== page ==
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When 'Good' Corporate Governance Makes 'Bad' (Financial) Firms: The Global Crisis And The Limits Of Private Law, Nicholas C. Howson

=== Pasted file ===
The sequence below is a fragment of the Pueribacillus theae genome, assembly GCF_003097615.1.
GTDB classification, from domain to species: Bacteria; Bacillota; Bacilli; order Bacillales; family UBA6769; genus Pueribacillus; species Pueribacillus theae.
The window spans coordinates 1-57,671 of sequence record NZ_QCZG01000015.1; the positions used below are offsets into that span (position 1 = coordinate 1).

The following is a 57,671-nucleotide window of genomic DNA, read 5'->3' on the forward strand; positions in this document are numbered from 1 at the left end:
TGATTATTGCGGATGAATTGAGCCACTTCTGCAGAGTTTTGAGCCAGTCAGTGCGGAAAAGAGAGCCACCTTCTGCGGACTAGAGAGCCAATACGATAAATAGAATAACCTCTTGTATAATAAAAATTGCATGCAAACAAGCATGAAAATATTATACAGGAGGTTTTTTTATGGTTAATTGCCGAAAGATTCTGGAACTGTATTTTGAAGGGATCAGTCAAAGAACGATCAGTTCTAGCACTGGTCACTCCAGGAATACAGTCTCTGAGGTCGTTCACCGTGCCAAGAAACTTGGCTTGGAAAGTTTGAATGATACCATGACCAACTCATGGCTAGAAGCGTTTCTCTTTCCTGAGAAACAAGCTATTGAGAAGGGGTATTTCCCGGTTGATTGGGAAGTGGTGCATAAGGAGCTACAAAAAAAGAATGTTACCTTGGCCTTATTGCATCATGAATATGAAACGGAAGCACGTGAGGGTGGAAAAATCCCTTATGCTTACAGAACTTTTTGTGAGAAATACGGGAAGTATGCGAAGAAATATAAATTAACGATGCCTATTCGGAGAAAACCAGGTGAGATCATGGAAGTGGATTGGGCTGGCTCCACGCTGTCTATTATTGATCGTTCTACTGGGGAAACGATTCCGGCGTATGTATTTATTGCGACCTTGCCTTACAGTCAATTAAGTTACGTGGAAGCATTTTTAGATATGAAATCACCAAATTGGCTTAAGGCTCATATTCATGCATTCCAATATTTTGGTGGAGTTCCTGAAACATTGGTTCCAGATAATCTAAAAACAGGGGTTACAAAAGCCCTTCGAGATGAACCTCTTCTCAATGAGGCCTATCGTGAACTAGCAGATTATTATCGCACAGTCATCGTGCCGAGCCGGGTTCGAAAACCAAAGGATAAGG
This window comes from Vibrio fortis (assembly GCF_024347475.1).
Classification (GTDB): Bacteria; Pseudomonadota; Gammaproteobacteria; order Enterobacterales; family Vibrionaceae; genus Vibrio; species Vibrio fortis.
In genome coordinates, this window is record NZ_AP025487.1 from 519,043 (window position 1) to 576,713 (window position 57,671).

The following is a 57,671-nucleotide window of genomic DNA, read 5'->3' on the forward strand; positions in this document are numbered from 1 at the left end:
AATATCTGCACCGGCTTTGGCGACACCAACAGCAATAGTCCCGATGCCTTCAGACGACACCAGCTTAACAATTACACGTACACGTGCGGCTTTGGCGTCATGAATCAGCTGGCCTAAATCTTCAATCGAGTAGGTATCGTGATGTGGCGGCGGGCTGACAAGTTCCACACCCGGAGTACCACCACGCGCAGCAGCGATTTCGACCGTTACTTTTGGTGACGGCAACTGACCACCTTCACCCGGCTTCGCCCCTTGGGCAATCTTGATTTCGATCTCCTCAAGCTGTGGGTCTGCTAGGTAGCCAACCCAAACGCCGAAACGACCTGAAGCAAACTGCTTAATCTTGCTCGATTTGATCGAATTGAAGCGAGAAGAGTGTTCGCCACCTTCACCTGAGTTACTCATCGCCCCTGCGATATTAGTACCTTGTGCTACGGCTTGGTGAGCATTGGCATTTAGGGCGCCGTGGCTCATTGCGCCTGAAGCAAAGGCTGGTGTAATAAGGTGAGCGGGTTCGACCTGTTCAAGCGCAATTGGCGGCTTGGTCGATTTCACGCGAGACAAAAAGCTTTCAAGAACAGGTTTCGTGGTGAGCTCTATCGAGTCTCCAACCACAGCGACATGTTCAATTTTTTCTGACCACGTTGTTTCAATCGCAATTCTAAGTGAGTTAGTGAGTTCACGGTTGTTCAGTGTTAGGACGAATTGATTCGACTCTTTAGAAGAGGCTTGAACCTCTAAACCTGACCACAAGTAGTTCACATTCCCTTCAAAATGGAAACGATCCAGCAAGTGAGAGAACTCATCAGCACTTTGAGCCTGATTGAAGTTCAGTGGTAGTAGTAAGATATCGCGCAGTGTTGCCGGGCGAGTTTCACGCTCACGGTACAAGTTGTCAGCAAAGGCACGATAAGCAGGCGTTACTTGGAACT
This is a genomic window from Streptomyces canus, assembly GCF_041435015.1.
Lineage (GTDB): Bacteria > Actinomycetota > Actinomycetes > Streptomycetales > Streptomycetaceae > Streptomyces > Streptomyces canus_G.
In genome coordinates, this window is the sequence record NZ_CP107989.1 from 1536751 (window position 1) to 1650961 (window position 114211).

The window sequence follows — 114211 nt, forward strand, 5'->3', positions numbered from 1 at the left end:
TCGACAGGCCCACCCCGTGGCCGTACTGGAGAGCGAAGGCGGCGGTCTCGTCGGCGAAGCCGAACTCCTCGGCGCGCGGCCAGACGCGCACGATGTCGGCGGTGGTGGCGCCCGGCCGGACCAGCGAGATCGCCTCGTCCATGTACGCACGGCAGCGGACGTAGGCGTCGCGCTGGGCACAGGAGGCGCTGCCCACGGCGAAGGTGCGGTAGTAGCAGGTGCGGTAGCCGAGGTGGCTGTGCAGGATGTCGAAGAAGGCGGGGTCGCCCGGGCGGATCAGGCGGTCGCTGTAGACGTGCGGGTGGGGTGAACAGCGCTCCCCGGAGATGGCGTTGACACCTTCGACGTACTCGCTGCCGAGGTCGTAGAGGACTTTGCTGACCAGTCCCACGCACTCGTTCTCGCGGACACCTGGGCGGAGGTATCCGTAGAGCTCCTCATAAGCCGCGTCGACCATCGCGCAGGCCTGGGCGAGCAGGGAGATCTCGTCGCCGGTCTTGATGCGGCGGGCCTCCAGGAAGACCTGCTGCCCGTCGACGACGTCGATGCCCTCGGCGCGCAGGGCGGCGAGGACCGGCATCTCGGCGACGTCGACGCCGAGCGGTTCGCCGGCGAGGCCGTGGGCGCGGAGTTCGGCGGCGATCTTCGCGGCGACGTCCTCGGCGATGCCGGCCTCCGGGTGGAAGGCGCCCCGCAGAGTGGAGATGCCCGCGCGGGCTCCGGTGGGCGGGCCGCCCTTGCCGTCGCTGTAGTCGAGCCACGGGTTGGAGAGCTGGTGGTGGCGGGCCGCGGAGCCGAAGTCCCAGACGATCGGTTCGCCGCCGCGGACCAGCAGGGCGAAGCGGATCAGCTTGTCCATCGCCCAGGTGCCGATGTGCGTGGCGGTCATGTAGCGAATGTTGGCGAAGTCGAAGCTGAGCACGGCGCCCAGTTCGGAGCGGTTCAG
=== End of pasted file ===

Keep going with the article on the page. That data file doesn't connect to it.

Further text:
In the aftermath of the global financial crisis of 2008–2009, investors, analysts, legislators, and pundits have spotlighted “good” or “improved” corporate governance as a remedy for all that presently ails us. It is one remedy in a long wish list that includes tougher requirements for risk capital, liquidity, and leverage; compensation and bonus reform; reimposition ofthe Glass-Steagall-like separation of bank “utility” and “casino” functions; the downsizing or breakup of institutions deemed “too big to fail;” enhanced consumer protection; securities law liability for secondary violators (like credit rating agencies); direct taxation of proprietary trading; “macroprudential” regulation; and new transparency requirements ...